In the U.S. it’s inevitable, we’re perpetually dieting, working­out, chasing that “sweet bird of youth” but for what purpose? The health benefits are indisputable. Fitness becomes a lifestyle choice and a hedge against middle age “spread”. Most of us are not experts and entrust our bodies to personal trainers and our diets to the persuasive messages of Dr. Oz, the latest pressed juicery or alas, the HCG (Human Growth Hormone) diet clinic. I admit that even I have been tempted, although eventually good sense prevailed or the spirit was weak. The net result is one of dissatisfaction for the status quo and nostalgia for days gone. The inexorable nature of change is what brings patients to consultation; together we continue to test solutions to so­-called problems.

The satirical RHOC franchise establishes that “housewives” in the OC are monomaniacal about maintaining their youth and beauty. Why? The series establishes a “pecking order”, in which beauty and youth are commodities, which confer power and influence. So what does the average Jane do? Spin, juice, pilates, cleanse, Cross­Fit, calorie restriction. Fat is not the same in all parts of the body. Certain fat deposits are “diet resistant”, hormonally stimulated and genetically specified. Patterns of facial lipoatrophy have been elucidated to occur in specific zones (temples, tear­trough, buccal fat pads, etc.), ontogenetically determined and accelerated by weight fluctuations. Alas, feminine characteristics (full cheeks, lips and round temples) melt long before “muffin top” and “pot bellies”.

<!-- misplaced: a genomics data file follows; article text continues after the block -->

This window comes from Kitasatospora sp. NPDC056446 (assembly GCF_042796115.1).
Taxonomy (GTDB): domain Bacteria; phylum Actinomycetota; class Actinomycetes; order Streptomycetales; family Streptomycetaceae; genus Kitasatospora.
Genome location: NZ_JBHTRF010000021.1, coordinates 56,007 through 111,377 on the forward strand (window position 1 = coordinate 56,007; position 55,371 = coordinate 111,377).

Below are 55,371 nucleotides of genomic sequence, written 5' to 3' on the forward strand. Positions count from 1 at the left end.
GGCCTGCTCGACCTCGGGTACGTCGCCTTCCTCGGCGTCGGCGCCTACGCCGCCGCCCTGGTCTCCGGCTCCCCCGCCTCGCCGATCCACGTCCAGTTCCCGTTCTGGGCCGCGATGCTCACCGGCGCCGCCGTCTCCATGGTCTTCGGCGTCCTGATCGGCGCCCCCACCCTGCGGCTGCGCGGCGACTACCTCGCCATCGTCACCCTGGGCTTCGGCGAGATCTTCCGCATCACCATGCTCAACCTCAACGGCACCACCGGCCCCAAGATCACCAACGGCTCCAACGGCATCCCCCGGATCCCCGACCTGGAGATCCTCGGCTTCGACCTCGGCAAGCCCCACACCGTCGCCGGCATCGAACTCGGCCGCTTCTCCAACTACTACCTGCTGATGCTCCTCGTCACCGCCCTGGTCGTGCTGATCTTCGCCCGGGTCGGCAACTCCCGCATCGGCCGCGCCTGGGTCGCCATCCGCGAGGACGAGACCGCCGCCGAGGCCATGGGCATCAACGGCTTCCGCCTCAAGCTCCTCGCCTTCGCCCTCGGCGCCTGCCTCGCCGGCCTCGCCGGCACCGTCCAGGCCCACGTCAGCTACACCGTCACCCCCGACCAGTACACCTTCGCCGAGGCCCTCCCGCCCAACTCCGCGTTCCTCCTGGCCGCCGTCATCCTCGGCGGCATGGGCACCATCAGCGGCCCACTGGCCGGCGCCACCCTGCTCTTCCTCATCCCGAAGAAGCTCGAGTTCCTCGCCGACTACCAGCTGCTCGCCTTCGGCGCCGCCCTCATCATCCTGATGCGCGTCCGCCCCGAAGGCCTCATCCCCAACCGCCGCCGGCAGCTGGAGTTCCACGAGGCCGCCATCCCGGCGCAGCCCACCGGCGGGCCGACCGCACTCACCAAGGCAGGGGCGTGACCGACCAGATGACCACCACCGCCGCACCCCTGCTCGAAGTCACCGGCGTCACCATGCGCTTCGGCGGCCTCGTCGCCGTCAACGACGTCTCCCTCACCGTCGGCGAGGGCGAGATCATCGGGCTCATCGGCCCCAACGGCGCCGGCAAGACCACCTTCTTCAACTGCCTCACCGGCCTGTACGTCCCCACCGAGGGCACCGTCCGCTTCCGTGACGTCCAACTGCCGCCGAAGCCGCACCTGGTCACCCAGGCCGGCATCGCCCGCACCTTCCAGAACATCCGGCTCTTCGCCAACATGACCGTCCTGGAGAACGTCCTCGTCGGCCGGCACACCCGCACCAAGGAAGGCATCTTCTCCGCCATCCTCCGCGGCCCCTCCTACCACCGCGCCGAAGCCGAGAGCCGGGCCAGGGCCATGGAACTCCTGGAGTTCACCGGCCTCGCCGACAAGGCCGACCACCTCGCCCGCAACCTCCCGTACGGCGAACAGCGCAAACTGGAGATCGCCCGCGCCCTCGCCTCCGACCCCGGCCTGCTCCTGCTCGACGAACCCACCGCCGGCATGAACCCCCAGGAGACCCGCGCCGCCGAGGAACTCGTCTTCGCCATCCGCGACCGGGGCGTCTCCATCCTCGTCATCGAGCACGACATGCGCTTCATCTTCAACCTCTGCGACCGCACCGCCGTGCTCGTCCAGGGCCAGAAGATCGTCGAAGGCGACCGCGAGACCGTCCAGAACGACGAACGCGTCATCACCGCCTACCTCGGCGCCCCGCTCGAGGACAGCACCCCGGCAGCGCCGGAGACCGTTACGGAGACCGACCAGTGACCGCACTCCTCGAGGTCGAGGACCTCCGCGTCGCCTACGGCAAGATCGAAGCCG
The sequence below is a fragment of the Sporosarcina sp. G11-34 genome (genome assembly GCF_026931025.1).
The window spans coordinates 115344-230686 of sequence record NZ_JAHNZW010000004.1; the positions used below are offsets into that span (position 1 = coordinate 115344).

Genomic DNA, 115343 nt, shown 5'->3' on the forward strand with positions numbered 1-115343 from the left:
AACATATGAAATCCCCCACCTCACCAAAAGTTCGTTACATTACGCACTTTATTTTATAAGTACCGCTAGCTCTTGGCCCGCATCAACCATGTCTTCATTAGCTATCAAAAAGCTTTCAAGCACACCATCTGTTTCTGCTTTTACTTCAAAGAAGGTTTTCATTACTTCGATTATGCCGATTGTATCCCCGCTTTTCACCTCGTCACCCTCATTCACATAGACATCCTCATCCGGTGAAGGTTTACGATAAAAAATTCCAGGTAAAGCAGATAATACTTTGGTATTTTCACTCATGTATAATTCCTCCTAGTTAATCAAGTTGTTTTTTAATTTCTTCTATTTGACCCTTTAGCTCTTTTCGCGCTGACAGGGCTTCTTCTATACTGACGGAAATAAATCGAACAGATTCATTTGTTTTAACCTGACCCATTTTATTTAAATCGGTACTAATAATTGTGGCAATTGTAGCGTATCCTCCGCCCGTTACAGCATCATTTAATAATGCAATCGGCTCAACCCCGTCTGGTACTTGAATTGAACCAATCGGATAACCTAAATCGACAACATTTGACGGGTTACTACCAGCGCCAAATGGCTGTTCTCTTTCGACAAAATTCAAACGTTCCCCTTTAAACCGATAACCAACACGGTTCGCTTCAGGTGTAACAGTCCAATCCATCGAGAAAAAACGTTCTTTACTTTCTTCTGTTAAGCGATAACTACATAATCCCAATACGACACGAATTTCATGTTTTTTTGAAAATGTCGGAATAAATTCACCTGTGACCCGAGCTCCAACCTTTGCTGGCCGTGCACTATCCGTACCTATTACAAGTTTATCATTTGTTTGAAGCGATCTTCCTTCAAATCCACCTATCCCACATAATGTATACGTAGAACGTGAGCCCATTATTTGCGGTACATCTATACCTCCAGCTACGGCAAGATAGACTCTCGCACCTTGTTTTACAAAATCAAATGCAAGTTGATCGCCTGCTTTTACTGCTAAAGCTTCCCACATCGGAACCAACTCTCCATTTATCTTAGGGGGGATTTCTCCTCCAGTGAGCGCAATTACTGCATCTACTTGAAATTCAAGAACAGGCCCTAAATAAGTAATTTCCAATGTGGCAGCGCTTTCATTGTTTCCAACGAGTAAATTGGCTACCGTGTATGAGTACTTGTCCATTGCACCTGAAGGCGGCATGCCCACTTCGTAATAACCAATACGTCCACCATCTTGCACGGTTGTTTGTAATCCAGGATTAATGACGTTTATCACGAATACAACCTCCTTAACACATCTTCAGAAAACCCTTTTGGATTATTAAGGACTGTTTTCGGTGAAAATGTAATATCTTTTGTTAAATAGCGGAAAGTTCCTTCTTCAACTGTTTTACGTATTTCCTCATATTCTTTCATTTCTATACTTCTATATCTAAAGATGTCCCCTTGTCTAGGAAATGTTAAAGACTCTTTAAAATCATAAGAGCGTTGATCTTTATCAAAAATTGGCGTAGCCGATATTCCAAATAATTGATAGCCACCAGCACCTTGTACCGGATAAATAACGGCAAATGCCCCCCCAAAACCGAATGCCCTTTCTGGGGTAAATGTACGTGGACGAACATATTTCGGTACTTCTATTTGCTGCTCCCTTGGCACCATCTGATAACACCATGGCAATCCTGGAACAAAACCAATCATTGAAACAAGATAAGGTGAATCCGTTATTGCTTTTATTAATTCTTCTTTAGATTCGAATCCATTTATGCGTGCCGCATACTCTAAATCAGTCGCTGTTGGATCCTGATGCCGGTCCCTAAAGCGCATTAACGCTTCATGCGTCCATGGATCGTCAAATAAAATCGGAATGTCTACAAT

So what is “work­out” face? It has many deflationary aspects, “peanut” brow, tear troughs, hollowing around the orbital bone, disappearance of the cheek & buccal fat pads, shrinkage of lips, “fish gills”. Historically, this form of facial aging was treated by facelifts. Thin faced individuals were elated, 3 weeks post­op, when post­op edema restored a “baby face” but results were transitory. Today, the liquid facelift is much in demand and like anything else needs accurate diagnosis & planning, expert technique and repetition. The principles can be applied to both men and women although reflationary plans should be gender specific and not “overfeminize”.

The type and combination of fillers and/or neuromuscular toxin used varies widely but frequently “polypharmacy” (multiple types and amounts) are often required. Happily the down time, cost and complications are generally less than surgical procedures. Longevity ranges from 6­18 months but this impermanence allows interval adjustment which reflects my experience with a cadre of satisfied patients. Remember, like anything well worth doing, practice, practice makes perfect.

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